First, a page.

L'Oréal's sales rose in July for the first time since January, chief executive Jean-Paul Agon said on Friday, striking a more upbeat tone for the rest of the year with signs of a turnaround in China.
Temporary store closures and depressed demand during lockdowns to fight the coronavirus pandemic resulted in a sharper-than-expected 18.8% fall in second-quarter comparable sales, the owner of the Maybelline and Lancome brands said.
A recovery in China, L'Oréal's biggest market, and booming online sales of skincare products and hair tints across other markets, which have continued to thrive even as retailers re-open, would help earnings improve, the company said.
L'Oréal shares were up 1.3% at 0837 GMT after falling in early trading.
"The world will likely not experience lockdowns in a similar way to the first half, stores will likely remain open," Agon told a conference call with analysts.
Store Closure Impact
L'Oréal was hit as department stores shut their doors temporarily and airport duty free shopping dropped off a cliff during the height of coronavirus lockdowns.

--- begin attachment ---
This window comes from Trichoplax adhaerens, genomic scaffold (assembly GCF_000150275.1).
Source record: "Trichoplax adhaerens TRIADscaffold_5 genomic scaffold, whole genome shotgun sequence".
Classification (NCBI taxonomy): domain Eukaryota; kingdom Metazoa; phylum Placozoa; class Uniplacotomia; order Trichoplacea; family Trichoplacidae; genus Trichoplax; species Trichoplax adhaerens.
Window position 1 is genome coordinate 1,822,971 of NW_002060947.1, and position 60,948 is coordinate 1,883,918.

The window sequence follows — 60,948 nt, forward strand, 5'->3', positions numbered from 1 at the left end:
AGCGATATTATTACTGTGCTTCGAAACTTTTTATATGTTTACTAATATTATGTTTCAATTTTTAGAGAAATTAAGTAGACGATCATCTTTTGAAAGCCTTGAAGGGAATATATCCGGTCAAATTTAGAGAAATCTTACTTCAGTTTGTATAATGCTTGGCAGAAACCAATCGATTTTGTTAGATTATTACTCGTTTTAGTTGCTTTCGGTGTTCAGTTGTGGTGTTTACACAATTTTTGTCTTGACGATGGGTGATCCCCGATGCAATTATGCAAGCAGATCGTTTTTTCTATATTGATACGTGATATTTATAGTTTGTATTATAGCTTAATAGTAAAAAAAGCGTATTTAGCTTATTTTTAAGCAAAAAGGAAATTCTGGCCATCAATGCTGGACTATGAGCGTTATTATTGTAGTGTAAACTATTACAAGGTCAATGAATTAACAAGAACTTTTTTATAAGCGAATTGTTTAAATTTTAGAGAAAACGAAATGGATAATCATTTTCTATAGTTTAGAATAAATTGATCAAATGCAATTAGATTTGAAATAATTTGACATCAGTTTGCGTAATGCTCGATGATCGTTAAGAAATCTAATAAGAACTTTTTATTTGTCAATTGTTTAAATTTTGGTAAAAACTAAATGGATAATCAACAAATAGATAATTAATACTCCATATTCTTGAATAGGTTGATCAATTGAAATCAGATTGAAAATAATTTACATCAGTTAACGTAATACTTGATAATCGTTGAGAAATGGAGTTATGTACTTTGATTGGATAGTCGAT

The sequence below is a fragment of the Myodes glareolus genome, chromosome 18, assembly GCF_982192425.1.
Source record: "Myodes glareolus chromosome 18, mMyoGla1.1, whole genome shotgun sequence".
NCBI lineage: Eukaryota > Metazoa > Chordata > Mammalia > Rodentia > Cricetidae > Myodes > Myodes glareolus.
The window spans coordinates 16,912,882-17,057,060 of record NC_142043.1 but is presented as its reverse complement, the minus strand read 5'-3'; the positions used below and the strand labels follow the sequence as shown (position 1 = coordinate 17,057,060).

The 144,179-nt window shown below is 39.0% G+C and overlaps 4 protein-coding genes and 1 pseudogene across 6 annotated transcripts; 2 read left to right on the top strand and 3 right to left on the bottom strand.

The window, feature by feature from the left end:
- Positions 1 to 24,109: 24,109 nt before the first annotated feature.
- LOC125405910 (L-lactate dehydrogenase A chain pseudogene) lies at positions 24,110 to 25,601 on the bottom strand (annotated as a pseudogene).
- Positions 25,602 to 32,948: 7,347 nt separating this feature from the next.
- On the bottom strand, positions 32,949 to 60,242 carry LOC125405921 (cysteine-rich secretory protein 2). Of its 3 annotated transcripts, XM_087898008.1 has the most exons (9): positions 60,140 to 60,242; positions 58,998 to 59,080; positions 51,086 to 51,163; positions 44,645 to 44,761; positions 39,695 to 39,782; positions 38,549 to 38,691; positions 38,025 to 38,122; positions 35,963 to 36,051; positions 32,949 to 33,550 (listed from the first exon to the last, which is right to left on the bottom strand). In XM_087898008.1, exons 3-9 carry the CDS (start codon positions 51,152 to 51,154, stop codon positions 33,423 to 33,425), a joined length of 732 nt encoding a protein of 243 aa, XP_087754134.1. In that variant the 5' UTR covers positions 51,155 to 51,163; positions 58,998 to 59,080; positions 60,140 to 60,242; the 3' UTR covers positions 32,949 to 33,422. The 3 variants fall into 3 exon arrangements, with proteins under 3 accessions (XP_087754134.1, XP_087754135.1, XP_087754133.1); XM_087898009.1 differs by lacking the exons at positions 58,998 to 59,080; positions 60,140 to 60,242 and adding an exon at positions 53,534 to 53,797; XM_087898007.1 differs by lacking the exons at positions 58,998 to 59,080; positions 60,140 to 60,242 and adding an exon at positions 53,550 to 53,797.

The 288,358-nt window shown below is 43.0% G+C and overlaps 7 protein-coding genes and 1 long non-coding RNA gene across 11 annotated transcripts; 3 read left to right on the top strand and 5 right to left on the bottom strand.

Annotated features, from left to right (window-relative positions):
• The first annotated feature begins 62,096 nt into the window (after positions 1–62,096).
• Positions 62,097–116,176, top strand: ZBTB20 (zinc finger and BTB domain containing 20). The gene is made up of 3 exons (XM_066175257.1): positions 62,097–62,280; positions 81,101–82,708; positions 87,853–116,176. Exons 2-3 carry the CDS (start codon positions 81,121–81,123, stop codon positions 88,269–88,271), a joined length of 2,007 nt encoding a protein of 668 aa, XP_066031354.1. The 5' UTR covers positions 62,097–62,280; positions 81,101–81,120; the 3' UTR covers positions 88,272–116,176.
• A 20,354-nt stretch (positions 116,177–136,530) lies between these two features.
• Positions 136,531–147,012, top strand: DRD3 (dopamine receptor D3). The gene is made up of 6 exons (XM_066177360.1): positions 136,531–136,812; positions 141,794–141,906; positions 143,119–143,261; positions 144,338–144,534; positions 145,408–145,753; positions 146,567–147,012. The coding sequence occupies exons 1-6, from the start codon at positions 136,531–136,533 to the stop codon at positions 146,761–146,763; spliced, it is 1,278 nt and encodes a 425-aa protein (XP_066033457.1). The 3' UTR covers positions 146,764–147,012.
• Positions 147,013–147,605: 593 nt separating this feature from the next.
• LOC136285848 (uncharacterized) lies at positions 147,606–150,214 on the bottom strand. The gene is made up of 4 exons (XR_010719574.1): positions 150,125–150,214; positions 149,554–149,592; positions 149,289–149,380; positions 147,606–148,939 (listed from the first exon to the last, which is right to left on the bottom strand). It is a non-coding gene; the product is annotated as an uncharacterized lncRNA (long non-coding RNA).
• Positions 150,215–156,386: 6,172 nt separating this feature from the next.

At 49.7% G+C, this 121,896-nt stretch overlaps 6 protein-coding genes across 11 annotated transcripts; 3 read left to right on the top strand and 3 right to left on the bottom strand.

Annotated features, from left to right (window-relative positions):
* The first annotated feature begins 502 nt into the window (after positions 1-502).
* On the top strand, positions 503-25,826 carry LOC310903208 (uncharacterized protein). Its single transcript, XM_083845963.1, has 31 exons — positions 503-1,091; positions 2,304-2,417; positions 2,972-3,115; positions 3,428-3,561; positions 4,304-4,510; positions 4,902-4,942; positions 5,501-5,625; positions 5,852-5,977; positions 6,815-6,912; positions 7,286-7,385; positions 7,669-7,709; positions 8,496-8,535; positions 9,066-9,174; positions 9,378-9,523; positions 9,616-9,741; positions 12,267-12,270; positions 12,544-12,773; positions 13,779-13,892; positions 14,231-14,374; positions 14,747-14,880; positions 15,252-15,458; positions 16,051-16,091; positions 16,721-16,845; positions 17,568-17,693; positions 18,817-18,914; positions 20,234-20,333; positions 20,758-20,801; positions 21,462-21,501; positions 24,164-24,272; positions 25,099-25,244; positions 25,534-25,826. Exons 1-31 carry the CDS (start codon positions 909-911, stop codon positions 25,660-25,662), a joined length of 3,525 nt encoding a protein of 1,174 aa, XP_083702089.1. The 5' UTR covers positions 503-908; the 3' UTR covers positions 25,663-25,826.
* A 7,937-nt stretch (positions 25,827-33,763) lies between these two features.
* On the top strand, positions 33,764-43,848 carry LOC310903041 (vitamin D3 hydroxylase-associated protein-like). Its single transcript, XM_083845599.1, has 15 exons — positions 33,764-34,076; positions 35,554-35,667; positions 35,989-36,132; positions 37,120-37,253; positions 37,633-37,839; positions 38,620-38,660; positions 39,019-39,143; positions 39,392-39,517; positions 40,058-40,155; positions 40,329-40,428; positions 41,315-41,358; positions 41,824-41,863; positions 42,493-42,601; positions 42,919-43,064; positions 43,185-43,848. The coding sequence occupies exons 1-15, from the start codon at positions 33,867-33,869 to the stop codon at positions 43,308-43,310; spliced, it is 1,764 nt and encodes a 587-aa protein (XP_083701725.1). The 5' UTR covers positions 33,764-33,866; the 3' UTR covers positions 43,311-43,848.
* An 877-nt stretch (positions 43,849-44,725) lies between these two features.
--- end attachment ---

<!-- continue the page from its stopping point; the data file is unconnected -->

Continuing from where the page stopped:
Make-up sales were hit particularly hard as consumers stayed at home, but shoppers still bought some cosmetics online and stocked up on other products. L'Oréal's e-commerce revenues accounted for a quarter of all sales, up from just under 16% at the end of 2019.
Agon said L'Oréal had trimmed costs by freezing staff headcount and clamping down on travel, and had cut out some expenses in stores. These included make-up testing displays, which consumers were not using during the crisis.
The company still planned to invest in marketing campaigns, however, including online, to promote new product launches in the second half, Agon said.